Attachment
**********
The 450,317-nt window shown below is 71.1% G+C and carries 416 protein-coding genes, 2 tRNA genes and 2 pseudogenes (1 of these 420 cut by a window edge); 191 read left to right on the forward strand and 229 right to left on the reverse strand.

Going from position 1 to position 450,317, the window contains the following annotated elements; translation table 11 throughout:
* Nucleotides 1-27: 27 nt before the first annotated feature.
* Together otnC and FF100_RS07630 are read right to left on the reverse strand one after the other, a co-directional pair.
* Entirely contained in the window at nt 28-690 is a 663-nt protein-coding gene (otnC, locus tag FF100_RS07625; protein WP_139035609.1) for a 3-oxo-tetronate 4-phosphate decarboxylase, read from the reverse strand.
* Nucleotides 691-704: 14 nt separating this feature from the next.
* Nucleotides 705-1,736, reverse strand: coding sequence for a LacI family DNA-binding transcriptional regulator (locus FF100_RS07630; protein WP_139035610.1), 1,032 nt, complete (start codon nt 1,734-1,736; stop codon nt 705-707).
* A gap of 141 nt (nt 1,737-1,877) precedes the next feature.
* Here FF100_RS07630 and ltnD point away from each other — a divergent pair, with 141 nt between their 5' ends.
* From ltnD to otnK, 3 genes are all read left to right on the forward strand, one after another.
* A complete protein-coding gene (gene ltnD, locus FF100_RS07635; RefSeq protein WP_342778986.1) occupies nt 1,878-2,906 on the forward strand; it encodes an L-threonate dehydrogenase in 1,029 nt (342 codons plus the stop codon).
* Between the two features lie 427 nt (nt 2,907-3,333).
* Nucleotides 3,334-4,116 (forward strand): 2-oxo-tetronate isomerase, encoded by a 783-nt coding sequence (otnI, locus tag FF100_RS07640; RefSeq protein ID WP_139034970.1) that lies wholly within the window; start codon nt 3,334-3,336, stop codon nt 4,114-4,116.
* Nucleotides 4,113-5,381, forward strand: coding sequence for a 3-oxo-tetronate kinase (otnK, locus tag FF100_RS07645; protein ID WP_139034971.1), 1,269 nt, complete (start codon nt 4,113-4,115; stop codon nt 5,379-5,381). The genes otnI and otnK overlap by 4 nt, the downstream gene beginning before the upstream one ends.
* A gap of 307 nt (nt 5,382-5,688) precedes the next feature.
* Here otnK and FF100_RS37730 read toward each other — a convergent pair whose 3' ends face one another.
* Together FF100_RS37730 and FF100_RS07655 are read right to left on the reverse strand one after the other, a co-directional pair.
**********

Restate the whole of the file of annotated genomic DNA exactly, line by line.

The 450,317-nt window shown below is 71.1% G+C and carries 416 protein-coding genes, 2 tRNA genes and 2 pseudogenes (1 of these 420 cut by a window edge); 191 read left to right on the forward strand and 229 right to left on the reverse strand.

Going from position 1 to position 450,317, the window contains the following annotated elements; translation table 11 throughout:
* Nucleotides 1-27: 27 nt before the first annotated feature.
* Together otnC and FF100_RS07630 are read right to left on the reverse strand one after the other, a co-directional pair.
* Entirely contained in the window at nt 28-690 is a 663-nt protein-coding gene (otnC, locus tag FF100_RS07625; protein WP_139035609.1) for a 3-oxo-tetronate 4-phosphate decarboxylase, read from the reverse strand.
* Nucleotides 691-704: 14 nt separating this feature from the next.
* Nucleotides 705-1,736, reverse strand: coding sequence for a LacI family DNA-binding transcriptional regulator (locus FF100_RS07630; protein WP_139035610.1), 1,032 nt, complete (start codon nt 1,734-1,736; stop codon nt 705-707).
* A gap of 141 nt (nt 1,737-1,877) precedes the next feature.
* Here FF100_RS07630 and ltnD point away from each other — a divergent pair, with 141 nt between their 5' ends.
* From ltnD to otnK, 3 genes are all read left to right on the forward strand, one after another.
* A complete protein-coding gene (gene ltnD, locus FF100_RS07635; RefSeq protein WP_342778986.1) occupies nt 1,878-2,906 on the forward strand; it encodes an L-threonate dehydrogenase in 1,029 nt (342 codons plus the stop codon).
* Between the two features lie 427 nt (nt 2,907-3,333).
* Nucleotides 3,334-4,116 (forward strand): 2-oxo-tetronate isomerase, encoded by a 783-nt coding sequence (otnI, locus tag FF100_RS07640; RefSeq protein ID WP_139034970.1) that lies wholly within the window; start codon nt 3,334-3,336, stop codon nt 4,114-4,116.
* Nucleotides 4,113-5,381, forward strand: coding sequence for a 3-oxo-tetronate kinase (otnK, locus tag FF100_RS07645; protein ID WP_139034971.1), 1,269 nt, complete (start codon nt 4,113-4,115; stop codon nt 5,379-5,381). The genes otnI and otnK overlap by 4 nt, the downstream gene beginning before the upstream one ends.
* A gap of 307 nt (nt 5,382-5,688) precedes the next feature.
* Here otnK and FF100_RS37730 read toward each other — a convergent pair whose 3' ends face one another.
* Together FF100_RS37730 and FF100_RS07655 are read right to left on the reverse strand one after the other, a co-directional pair.